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q on memmove()

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# 1  
Old 07-09-2008
q on memmove()

Besides syntax-related issues, is there anything else I should be aware of when using memmove() ? If misued, can it create runtime errors ?
# 2  
Old 07-09-2008
Segmentation Violation

memove() operates on byte strings so make sure to check for bounds (on the destination array) otherwise the process terminates with SIGSEGV at runtime.
# 3  
Old 07-09-2008

If you are sure that buffer are not overlapped, you should use memcpy, becuase it's faster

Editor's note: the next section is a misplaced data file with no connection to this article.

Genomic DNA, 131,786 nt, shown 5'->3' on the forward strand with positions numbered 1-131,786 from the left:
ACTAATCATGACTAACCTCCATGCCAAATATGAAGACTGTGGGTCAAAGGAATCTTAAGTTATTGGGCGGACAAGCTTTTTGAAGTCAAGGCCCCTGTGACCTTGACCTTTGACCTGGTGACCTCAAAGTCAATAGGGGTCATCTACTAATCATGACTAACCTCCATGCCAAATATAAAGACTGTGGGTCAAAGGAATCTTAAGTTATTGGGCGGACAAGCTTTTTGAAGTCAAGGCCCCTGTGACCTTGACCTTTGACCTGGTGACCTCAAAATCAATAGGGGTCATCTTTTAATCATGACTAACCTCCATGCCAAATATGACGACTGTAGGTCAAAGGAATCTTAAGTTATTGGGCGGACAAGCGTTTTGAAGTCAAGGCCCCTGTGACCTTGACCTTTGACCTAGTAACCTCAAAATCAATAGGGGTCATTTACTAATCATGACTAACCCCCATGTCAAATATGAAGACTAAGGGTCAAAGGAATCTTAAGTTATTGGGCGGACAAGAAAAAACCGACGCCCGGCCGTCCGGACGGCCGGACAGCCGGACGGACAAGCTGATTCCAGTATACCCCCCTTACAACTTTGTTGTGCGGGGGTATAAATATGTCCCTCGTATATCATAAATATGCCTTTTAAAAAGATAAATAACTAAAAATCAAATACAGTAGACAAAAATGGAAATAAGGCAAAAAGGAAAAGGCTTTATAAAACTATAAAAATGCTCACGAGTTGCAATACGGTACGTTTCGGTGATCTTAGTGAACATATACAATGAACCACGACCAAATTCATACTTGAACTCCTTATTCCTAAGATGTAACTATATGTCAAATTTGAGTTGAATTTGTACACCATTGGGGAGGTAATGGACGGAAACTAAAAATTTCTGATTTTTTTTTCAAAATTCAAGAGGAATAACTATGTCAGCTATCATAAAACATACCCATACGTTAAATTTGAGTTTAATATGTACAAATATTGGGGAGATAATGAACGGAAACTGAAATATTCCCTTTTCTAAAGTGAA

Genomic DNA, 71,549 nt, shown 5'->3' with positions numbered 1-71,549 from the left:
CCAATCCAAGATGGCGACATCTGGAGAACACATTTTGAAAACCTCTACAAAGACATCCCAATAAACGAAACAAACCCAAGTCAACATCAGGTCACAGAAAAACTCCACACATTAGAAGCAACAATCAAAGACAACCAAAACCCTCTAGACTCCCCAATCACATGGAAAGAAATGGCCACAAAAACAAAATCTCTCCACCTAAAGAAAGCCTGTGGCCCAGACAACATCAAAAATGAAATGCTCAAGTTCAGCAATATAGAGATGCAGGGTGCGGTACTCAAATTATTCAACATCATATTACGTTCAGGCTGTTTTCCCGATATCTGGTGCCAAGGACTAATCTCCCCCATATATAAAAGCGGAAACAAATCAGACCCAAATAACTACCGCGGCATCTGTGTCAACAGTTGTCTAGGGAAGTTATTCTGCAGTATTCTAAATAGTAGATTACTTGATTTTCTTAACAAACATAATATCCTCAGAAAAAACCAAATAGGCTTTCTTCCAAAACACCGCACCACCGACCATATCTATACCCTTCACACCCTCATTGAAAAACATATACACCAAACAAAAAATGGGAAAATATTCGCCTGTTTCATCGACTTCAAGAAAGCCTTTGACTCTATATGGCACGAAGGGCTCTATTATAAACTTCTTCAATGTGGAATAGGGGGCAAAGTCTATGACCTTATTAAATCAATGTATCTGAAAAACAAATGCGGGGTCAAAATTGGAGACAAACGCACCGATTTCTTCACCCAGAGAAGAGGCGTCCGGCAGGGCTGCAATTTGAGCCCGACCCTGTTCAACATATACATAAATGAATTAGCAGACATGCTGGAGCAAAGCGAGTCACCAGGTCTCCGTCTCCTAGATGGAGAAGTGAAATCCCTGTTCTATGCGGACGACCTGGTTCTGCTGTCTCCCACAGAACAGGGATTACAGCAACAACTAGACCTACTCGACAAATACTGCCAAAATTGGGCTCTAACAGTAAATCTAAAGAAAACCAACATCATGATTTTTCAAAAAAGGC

# 4  
Old 07-18-2008
I would recommend that the writer look into bcopy() and bzero(). If memory serves, they are the original primitives, and thus the most efficient. In the C++ world, string objects help protect the programmer from [him|her]self and tend the details. Certainly this is at the cost of efficiency, but then these days performance is a balance to reuse in the application programming space.

I am sorry to say that there are many environments where the management doesn't want anything but scripting tools like bash/csh/perl/php because they can't afford programmers who know C and C++. Their words, not mine, by the way. So then what I used to think of as prototyping tools now become what is used in production. That means that the security review must include not only software but also the underlying interpreter.

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